Woman enjoying music with headphones but protecting her hearing.

Individuals who work in loud environments like construction sites or at heavy metal concerts are not the only ones impacted by noise related loss of hearing. Recreation associated noise exposure can be just as dangerous as work related noise exposure. The most prevalent kind? Loud noise heard through headphones, whether it’s music, gaming, streaming video, or even an audiobook with the volume cranked up.

You might be alarmed to discover that a mobile device can get that loud. The typical pain threshold for human hearing is around 150 db which is in the range of these devices. This is the volume where noise starts to literally hurt your ears. So what’s the solution for protecting your ears against volume related injury.

It’s important here to think about the volume. A simple shorthand that’s widely recommended is the 60/60 rule: Listen with the volume at no more than 60% for 60 minutes or less in a single session (because the length of sound exposure matters, too).

Make a Setting on Your Hearing Aids For Music

If you wear hearing aids, you’re likely streaming your mobile device right to your hearing aids, so be sure the volume is not too high or that you’re not attempting to drown out other noises with your music. In addition, ask us about how to best listen to music. If you’re a musician or real music aficionado you might have noticed that most hearing aids are created to improve the quality of voices…not necessarily music. We may be able to change the configuration to minimize feedback and noise while boosting some frequency ranges to better the quality of sound while listening to music.

What Are The Best Headphones For You?

If you don’t wear hearing aids, there are a lot of choices for buying headphones. There are various things to think about, though it’s generally a matter of personal preference.

Over-the-Ear Headphones

While the foam-covered speakers that came with your old Walkman are generally no longer used, over-the-ear headphones have made a comeback. They have a lot of choices in color and style, are usually endorsed by celebrities, and can be surprisingly costly. And these headphones cover the whole ear limiting out noise, unlike those old foam ones.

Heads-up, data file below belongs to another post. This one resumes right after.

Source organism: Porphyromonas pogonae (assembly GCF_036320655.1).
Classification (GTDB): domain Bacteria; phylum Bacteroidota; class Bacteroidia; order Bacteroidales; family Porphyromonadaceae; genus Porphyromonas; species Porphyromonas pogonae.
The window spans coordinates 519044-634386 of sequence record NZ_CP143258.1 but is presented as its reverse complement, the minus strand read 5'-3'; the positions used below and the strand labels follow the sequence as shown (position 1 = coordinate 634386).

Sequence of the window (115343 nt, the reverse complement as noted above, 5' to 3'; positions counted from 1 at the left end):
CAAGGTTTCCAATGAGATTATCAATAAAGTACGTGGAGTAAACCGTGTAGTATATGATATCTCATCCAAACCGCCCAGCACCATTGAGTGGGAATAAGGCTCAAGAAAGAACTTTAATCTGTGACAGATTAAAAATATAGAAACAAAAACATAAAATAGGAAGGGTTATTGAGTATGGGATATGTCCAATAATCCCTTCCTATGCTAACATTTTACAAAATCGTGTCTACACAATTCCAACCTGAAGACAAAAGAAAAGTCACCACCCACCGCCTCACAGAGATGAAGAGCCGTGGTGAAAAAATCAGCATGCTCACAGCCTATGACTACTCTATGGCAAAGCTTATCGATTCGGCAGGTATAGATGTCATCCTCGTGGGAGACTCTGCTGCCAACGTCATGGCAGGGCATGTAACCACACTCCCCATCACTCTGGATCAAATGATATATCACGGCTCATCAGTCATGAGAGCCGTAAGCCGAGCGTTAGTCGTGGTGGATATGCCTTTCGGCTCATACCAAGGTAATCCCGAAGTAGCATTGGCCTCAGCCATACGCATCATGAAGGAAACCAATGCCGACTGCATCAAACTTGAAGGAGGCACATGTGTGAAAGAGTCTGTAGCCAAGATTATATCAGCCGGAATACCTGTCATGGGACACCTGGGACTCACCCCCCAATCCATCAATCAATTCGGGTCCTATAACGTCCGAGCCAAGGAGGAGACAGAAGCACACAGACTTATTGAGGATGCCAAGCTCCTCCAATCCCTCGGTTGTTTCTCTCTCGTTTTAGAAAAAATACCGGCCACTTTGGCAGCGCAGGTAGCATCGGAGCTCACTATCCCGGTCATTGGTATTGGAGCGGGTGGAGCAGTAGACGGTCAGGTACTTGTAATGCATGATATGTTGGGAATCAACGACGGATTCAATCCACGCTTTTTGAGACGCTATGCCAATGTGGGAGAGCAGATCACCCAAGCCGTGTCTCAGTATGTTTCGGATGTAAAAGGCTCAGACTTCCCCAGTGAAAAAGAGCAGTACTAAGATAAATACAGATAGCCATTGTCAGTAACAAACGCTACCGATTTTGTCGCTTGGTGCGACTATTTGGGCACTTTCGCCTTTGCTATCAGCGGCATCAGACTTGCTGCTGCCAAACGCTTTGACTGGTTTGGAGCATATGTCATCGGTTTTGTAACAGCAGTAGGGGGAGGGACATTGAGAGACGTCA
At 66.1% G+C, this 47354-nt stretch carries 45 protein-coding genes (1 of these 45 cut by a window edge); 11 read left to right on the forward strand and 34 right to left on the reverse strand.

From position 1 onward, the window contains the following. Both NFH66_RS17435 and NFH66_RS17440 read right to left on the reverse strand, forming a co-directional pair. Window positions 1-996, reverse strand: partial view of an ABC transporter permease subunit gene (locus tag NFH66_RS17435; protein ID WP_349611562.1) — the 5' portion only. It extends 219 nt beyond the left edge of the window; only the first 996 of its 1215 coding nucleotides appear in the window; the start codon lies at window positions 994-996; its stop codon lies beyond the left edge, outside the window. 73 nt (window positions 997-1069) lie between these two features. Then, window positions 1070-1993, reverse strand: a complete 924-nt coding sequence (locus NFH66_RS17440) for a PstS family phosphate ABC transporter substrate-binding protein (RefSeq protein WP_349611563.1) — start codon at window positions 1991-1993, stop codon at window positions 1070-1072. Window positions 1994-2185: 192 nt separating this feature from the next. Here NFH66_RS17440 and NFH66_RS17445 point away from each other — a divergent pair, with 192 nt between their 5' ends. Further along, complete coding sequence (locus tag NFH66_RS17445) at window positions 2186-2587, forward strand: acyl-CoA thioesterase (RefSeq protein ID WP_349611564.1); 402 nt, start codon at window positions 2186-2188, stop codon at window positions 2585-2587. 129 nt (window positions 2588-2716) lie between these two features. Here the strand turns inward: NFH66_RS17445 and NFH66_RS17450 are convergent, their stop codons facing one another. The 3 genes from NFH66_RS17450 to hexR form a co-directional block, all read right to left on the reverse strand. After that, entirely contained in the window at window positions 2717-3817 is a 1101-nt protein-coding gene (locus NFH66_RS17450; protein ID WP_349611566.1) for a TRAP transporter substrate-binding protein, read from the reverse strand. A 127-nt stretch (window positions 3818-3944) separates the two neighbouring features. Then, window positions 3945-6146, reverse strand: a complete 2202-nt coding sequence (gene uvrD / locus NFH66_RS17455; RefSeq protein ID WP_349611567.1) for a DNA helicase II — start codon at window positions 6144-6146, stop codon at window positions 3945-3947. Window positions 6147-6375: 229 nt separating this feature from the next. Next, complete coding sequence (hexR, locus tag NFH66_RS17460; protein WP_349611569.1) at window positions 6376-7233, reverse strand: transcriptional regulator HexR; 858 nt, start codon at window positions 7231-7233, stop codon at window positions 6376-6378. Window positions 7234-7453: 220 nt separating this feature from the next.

Main-stream wisdom is that these are less dangerous than in-ear headphones because the source of the sound is further from your eardrum. But because the speakers are larger they are normally capable of much louder volume. In addition, noise-canceling could possibly help you ignore the crying baby on your flight, but in other circumstances, it can block sounds you should hear (such as a car honking). With that being said, because they block out outside sound, you can normally lower the volume of what you’re listening to so it’s not so loud that it will injure your hearing.

Earbuds

The normal earbuds that come with devices like iPhones are much maligned for their inferior quality of sound, but because they come with your phone many people still use them. Plus, with newer devices that lack a headphone jack, staying with Apple’s earbuds can just be easier.

The drawback, besides the poor sound quality, is that basic earbuds can’t cancel outside noises, so that it’s more likely that you will crank up the volume. Again, though it’s often said that earbuds are problematic because you put them in your ear so their speakers are very close to your eardrum, actually volume is really the biggest concern.

Noise Canceling Earbuds

More comfortable than regular earbuds, models with a round rubber tip are the choice of many because they help stop outside sound. A seal that stops outside sound from getting in is formed by the rubber tip which molds to the shape of the ear. Not to sound like a broken record, but these types of earbuds have the same downsides as the other two (it’s all about the volume), as well as carrying the same caution as over-the-ear headphones (they can block out warning sounds). And if you use hearing aids, clearly these won’t work for you.

A number of pairs may have to be tested before you find headphones that do the job. Your expectations, acoustically, will differ depending on what kind of usage you normally give them. Listening to your music at a safe volume and coming across headphones that help you do that is essential.

How to Make Certain Your Hearing is Safeguarded

Is it Safe, How Can I be certain? There’s an app for that…If you have a smartphone, you can get the National Institute for Occupational Safety and Health’s free Sound Level Meter app. There are different apps you can get, but research has discovered that the accuracy of these other apps is hit-and-miss (also, for whatever reason, Android-based apps have been shown to be less reliable). That motivated NIOSH to develop an app of their own. The app allows you to measure outside sounds, but it’s also possible to measure the sound coming from your device’s speakers, so you will find out precisely how much volume your ears are getting. You have to put in a little effort, but putting in place these types of preventative steps can help protect your ears.

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